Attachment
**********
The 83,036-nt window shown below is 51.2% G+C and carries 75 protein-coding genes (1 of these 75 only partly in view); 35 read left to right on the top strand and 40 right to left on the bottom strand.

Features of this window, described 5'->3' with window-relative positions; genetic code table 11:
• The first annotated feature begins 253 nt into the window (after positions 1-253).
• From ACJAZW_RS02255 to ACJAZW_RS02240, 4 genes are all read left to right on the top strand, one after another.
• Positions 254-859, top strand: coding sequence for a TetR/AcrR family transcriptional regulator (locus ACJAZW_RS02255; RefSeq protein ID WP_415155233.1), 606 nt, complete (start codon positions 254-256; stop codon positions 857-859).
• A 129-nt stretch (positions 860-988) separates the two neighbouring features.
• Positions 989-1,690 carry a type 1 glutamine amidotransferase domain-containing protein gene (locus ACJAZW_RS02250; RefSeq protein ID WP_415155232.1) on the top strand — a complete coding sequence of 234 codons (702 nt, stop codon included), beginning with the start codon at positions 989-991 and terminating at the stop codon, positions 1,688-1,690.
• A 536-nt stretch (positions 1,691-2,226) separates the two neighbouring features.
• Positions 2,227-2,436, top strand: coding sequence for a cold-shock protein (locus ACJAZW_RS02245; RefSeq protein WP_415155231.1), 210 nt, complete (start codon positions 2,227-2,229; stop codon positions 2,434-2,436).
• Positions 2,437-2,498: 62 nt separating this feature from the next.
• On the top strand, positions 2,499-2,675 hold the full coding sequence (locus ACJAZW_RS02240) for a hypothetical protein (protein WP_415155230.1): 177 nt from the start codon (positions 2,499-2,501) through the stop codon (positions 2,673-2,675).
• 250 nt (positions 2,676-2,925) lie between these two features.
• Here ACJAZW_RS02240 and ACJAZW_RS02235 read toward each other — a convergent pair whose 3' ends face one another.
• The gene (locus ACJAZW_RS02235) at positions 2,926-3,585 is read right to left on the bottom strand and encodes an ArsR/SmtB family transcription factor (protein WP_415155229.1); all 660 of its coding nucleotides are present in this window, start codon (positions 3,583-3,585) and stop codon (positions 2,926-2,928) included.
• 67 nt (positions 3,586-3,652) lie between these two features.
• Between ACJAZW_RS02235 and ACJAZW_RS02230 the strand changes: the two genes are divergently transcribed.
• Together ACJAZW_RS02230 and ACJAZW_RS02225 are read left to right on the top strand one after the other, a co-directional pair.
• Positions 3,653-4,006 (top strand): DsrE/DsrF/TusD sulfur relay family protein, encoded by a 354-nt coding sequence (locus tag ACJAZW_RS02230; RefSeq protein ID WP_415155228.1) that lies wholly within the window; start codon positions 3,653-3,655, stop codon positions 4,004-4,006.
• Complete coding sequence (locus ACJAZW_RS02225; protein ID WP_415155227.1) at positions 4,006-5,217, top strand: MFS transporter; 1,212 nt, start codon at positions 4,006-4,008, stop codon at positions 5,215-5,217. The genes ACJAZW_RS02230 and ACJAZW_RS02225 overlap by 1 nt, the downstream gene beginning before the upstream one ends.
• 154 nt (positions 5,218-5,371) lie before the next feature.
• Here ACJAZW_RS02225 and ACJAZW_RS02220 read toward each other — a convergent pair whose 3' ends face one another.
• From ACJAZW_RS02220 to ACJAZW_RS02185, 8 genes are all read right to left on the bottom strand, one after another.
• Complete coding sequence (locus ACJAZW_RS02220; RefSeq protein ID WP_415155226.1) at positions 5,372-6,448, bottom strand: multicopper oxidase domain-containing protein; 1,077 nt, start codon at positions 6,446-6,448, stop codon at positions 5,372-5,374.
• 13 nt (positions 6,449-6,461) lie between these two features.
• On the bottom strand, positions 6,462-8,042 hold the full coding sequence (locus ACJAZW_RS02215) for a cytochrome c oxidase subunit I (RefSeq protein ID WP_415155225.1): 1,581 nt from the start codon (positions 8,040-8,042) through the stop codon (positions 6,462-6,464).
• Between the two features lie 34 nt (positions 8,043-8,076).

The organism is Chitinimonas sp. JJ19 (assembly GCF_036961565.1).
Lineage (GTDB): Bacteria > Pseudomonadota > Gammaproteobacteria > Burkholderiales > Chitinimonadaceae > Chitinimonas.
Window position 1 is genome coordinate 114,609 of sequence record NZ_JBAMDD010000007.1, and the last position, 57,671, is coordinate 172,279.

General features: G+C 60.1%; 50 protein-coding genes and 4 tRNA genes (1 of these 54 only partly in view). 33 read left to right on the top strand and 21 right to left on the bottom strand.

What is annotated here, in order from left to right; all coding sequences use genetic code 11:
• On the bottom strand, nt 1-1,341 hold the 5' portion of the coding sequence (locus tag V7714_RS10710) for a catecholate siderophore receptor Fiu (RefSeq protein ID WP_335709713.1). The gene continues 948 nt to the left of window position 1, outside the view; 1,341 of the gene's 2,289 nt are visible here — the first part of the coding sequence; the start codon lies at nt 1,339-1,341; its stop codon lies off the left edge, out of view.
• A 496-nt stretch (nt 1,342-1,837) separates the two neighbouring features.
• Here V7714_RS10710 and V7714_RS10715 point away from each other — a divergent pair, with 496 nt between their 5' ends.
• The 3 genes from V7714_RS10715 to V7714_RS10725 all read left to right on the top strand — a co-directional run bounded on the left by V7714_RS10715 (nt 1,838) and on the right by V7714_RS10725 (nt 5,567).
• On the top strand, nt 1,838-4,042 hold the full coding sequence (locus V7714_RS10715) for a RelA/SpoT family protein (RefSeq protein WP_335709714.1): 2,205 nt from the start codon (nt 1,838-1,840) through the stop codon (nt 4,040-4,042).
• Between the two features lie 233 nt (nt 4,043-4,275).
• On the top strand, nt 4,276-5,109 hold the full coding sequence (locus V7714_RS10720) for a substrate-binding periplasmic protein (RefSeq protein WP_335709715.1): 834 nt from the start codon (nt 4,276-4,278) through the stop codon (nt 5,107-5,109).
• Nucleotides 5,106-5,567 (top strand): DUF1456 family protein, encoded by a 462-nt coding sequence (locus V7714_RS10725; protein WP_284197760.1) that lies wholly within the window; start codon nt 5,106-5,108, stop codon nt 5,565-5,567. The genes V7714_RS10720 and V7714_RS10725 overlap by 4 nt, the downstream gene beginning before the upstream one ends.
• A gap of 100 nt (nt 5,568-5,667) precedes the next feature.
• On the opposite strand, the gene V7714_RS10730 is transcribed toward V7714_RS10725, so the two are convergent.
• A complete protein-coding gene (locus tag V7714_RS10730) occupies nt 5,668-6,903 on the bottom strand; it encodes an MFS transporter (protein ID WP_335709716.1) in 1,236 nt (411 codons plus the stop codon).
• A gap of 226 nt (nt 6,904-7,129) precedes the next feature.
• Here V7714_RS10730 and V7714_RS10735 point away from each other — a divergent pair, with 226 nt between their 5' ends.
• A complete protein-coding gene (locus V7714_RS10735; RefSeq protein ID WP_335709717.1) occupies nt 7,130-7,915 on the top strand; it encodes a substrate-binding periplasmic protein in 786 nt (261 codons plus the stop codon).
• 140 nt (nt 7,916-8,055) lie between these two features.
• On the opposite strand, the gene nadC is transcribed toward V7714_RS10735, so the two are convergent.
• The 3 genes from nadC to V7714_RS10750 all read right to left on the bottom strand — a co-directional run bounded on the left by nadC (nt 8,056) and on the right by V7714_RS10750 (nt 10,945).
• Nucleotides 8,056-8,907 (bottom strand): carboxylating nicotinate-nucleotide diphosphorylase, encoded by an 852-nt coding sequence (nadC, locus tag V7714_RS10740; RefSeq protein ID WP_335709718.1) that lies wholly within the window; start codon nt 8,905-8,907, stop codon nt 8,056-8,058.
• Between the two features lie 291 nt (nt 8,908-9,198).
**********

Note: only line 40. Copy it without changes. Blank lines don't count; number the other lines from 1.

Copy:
• A gap of 100 nt (nt 5,568-5,667) precedes the next feature.